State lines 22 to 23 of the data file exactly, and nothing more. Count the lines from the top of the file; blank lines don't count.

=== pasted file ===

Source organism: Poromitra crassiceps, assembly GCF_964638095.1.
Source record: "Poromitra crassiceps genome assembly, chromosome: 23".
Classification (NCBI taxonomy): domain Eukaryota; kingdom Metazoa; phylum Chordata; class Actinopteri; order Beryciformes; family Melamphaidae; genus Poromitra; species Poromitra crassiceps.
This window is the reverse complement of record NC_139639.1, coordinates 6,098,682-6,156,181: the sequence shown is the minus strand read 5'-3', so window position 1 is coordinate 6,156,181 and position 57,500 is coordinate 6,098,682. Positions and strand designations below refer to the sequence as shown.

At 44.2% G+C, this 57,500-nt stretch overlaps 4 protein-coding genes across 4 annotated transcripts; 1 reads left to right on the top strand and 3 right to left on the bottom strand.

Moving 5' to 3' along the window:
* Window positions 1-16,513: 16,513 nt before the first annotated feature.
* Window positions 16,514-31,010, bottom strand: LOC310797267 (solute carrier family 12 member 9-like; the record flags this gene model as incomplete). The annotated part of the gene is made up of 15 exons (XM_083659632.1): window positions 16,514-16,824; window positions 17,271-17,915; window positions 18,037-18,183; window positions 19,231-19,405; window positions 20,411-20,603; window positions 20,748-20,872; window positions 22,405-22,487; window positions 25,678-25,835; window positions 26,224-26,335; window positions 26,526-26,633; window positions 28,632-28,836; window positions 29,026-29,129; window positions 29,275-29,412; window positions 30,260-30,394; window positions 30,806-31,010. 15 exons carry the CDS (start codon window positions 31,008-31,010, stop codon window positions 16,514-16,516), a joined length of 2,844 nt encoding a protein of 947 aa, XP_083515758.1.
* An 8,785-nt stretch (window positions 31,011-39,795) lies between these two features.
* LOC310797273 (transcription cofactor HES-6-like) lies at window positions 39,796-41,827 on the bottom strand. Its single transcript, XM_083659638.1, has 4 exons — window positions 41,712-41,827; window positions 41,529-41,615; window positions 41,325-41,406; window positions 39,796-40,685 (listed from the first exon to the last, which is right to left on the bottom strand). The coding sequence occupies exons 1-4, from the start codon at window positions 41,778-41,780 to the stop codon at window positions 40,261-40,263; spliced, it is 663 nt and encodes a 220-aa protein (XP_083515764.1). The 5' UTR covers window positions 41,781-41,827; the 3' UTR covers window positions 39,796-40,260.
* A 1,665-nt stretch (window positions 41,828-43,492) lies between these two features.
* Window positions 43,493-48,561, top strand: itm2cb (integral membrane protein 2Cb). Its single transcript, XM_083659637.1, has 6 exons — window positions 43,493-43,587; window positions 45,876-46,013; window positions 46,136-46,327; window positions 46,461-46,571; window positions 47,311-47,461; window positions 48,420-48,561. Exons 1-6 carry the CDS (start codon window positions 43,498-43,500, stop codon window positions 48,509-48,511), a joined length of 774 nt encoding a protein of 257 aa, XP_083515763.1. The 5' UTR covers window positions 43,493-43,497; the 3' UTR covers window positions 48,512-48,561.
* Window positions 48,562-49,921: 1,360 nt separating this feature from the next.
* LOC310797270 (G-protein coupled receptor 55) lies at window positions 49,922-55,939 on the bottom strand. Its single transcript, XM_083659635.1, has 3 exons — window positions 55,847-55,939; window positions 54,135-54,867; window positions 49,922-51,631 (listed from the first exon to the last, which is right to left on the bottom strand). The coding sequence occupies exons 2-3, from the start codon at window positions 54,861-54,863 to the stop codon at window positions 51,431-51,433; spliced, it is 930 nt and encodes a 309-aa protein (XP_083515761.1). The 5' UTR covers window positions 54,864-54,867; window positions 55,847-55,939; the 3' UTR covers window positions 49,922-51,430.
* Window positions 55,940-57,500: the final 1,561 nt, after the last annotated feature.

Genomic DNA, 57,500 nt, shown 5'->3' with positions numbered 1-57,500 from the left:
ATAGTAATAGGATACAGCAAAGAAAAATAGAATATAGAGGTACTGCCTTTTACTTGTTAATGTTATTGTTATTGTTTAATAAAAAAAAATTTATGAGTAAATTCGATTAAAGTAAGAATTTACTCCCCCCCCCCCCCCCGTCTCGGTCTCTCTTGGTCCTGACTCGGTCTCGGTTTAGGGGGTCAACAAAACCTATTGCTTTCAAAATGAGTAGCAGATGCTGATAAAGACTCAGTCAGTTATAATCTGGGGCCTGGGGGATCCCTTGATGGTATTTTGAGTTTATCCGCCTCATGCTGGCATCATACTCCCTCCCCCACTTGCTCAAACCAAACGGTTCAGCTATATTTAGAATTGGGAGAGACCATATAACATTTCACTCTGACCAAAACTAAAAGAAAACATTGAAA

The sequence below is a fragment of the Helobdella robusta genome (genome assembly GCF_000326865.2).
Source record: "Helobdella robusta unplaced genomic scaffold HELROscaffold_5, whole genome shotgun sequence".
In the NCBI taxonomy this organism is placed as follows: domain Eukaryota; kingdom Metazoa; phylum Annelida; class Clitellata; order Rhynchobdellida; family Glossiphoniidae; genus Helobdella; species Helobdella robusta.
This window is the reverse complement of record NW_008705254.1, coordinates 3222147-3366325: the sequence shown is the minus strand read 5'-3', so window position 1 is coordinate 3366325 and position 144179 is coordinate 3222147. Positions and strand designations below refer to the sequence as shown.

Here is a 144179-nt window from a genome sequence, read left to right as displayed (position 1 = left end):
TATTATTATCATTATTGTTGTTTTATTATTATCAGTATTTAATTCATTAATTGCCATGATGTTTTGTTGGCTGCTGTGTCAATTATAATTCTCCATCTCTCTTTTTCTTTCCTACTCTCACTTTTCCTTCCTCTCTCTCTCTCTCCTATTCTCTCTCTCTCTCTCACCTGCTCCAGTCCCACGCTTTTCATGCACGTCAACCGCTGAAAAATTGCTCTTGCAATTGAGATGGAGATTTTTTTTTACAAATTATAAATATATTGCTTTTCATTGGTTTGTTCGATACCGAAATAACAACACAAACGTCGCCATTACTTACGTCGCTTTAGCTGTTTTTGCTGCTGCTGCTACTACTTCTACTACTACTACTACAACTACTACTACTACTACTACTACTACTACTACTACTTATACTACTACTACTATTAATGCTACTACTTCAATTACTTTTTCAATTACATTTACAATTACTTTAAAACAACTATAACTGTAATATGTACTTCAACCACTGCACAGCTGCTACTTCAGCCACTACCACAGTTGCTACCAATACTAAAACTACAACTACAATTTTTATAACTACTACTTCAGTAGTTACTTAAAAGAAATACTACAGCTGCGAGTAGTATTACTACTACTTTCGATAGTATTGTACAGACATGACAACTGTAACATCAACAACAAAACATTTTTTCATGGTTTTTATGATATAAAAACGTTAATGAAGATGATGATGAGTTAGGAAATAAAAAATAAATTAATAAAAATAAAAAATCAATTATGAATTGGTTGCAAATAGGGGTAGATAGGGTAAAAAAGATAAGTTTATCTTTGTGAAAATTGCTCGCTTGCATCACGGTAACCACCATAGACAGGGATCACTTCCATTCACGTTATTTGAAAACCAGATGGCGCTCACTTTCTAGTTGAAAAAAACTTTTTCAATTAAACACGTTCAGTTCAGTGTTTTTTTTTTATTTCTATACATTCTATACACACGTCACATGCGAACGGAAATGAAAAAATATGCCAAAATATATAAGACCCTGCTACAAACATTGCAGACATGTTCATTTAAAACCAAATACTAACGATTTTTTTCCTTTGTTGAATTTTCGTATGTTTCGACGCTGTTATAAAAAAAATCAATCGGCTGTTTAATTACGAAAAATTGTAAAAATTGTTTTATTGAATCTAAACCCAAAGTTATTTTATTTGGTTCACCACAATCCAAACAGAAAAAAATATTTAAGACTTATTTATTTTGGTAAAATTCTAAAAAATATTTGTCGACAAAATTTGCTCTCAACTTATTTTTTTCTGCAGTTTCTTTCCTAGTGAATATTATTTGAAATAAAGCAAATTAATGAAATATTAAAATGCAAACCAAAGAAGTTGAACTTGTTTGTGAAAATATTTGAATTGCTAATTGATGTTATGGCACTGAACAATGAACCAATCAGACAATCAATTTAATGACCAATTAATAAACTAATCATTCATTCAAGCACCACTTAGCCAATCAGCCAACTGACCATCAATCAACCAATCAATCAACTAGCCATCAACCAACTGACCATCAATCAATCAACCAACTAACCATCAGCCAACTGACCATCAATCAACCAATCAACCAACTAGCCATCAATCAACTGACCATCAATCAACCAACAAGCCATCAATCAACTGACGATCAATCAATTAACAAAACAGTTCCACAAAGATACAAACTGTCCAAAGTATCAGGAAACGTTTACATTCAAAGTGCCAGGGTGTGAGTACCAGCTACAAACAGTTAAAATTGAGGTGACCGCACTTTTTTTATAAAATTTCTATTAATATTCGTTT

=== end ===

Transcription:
Here is a 144179-nt window from a genome sequence, read left to right as displayed (position 1 = left end):
TATTATTATCATTATTGTTGTTTTATTATTATCAGTATTTAATTCATTAATTGCCATGATGTTTTGTTGGCTGCTGTGTCAATTATAATTCTCCATCTCTCTTTTTCTTTCCTACTCTCACTTTTCCTTCCTCTCTCTCTCTCTCCTATTCTCTCTCTCTCTCTCACCTGCTCCAGTCCCACGCTTTTCATGCACGTCAACCGCTGAAAAATTGCTCTTGCAATTGAGATGGAGATTTTTTTTTACAAATTATAAATATATTGCTTTTCATTGGTTTGTTCGATACCGAAATAACAACACAAACGTCGCCATTACTTACGTCGCTTTAGCTGTTTTTGCTGCTGCTGCTACTACTTCTACTACTACTACTACAACTACTACTACTACTACTACTACTACTACTACTACTTATACTACTACTACTATTAATGCTACTACTTCAATTACTTTTTCAATTACATTTACAATTACTTTAAAACAACTATAACTGTAATATGTACTTCAACCACTGCACAGCTGCTACTTCAGCCACTACCACAGTTGCTACCAATACTAAAACTACAACTACAATTTTTATAACTACTACTTCAGTAGTTACTTAAAAGAAATACTACAGCTGCGAGTAGTATTACTACTACTTTCGATAGTATTGTACAGACATGACAACTGTAACATCAACAACAAAACATTTTTTCATGGTTTTTATGATATAAAAACGTTAATGAAGATGATGATGAGTTAGGAAATAAAAAATAAATTAATAAAAATAAAAAATCAATTATGAATTGGTTGCAAATAGGGGTAGATAGGGTAAAAAAGATAAGTTTATCTTTGTGAAAATTGCTCGCTTGCATCACGGTAACCACCATAGACAGGGATCACTTCCATTCACGTTATTTGAAAACCAGATGGCGCTCACTTTCTAGTTGAAAAAAACTTTTTCAATTAAACACGTTCAGTTCAGTGTTTTTTTTTTATTTCTATACATTCTATACACACGTCACATGCGAACGGAAATGAAAAAATATGCCAAAATATATAAGACCCTGCTACAAACATTGCAGACATGTTCATTTAAAACCAAATACTAACGATTTTTTTCCTTTGTTGAATTTTCGTATGTTTCGACGCTGTTATAAAAAAAATCAATCGGCTGTTTAATTACGAAAAATTGTAAAAATTGTTTTATTGAATCTAAACCCAAAGTTATTTTATTTGGTTCACCACAATCCAAACAGAAAAAAATATTTAAGACTTATTTATTTTGGTAAAATTCTAAAAAATATTTGTCGACAAAATTTGCTCTCAACTTATTTTTTTCTGCAGTTTCTTTCCTAGTGAATATTATTTGAAATAAAGCAAATTAATGAAATATTAAAATGCAAACCAAAGAAGTTGAACTTGTTTGTGAAAATATTTGAATTGCTAATTGATGTTATGGCACTGAACAATGAACCAATCAGACAATCAATTTAATGACCAATTAATAAACTAATCATTCATTCAAGCACCACTTAGCCAATCAGCCAACTGACCATCAATCAACCAATCAATCAACTAGCCATCAACCAACTGACCATCAATCAATCAACCAACTAACCATCAGCCAACTGACCATCAATCAACCAATCAACCAACTAGCCATCAATCAACTGACCATCAATCAACCAACAAGCCATCAATCAACTGACGATCAATCAATTAACAAAACAGTTCCACAAAGATACAAACTGTCCAAAGTATCAGGAAACGTTTACATTCAAAGTGCCAGGGTGTGAGTACCAGCTACAAACAGTTAAAATTGAGGTGACCGCACTTTTTTTATAAAATTTCTATTAATATTCGTTT